Posted in contest, fiction, Giveaway, romance on September 3, 2010

Teryl Cartwright is a relatively new author having written one other romance novel and two plays along with news articles and childrens curriculum.  Teryl states on her website that it is important for her to write about what she knows—relationships, family and faith.  This way even though the story and characters were fictional, many of the emotions and thoughts were not.

I was lucky enough to receive a copy of this book from the author and will be giving it away here on my blog.  I also asked Teryl if she would answer a few questions and she was glad to oblige.

SBR:  When and Why did you begin writing?

TC: I’ve been writing on and off since third grade, but only got serious about writing novels in 2002.  A friend had convinced me to try the online National Novel Writing in a Month Contest and that book was the first completed novel I had ever done.  (It also turned out to be my first published novel, A Sensible Match, after many, many edits!)

I had written short stories, articles, plays and such before that, but there is such a difference to hold a complete book, imperfect as it was.   Over the years I had so many half done books sitting around and I found out that I needed to actually finish a book in order to go to the next steps of editing and sending it out.

I began writing to have some control over my life.  I mean, I always think of the perfect thing to say or do in real life after the fact, so for me, it’s great that in a story, the characters can do and say what I want, when I want.  It is such a wonderful outlet for my imagination too.  I get paid for daydreaming or making movies in my head.  Ironically when I write, sometimes the words and story come out so differently than when I started that I am the one surprised as if I’m the reader.  So the reason I started to write, to have more control, is actually not the end result.

SBR:  If you had to choose, what writer would you consider a mentor?

TC: I haven’t met too many other writers yet, so my mentoring has come through the words in other authors’ books.  I should also explain that mentors to me are the cheerleaders of our lives.  They don’t criticize, coach or edit, they just get you excited to keep working on your stuff.  If I had to choose, my mentor then is a nonfiction writer named Roger Von Oech.  He writes about how to be creative.  If I need to get a different perspective on my writing, if I have writer’s block or if I have a sudden lack of confidence, I dive into his books, A Whack on the Side of the Head and A Kick in the Seat of the Pants.  The titles say more than I can!  Don’t get me wrong, I need critics, coaches and editors too, but I get inspired by those writers and their books after I have a first draft done, not before.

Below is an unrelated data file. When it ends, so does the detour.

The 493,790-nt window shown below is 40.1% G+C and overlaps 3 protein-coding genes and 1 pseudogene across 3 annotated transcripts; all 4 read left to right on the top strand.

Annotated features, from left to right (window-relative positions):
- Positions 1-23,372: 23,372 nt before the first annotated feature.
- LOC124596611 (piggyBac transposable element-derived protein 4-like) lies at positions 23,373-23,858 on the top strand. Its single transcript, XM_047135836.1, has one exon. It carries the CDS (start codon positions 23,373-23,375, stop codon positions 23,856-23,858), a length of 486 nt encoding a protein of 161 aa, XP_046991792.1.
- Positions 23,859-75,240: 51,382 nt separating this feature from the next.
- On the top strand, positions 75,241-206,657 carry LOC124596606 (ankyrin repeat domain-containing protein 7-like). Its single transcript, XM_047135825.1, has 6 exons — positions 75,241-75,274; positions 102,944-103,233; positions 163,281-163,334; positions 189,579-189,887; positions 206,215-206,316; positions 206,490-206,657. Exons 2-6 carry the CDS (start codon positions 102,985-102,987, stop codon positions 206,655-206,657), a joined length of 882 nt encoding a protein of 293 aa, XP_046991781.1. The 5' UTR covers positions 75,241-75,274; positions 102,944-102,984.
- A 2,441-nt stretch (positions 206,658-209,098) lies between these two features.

SBR: What book(s) are on your nightstand?

TC: M.C. Beaton’s Death of A Witch, Georgette Heyer’s Cotillion and Talisman Ring and Scottish Customs by Margaret Bennett are all currently stacked on the nightstand.

SBR: Do you have a favorite author?

TC: Georgette Heyer and Louis L’Amour are my favorite historical fiction writers.  They pay attention to the time period and make it a character of the story without overshadowing it.  I just can’t read authors that put every single research detail into their books because I want to get to the story. And these two also really know story and pacing–and have a sense of humor.

I’ll just share an inside joke in Courting Constance—two characters’ names are tributes to my favorite authors—Harriet Guyer (the quiet girl) is named after the more wordy Georgette Heyer while man hungry Marianne Beaton is a fun accolade to M.C. Beaton, who always has several of those desperate women chasing after her hero, Hamish MacBeth, in her books.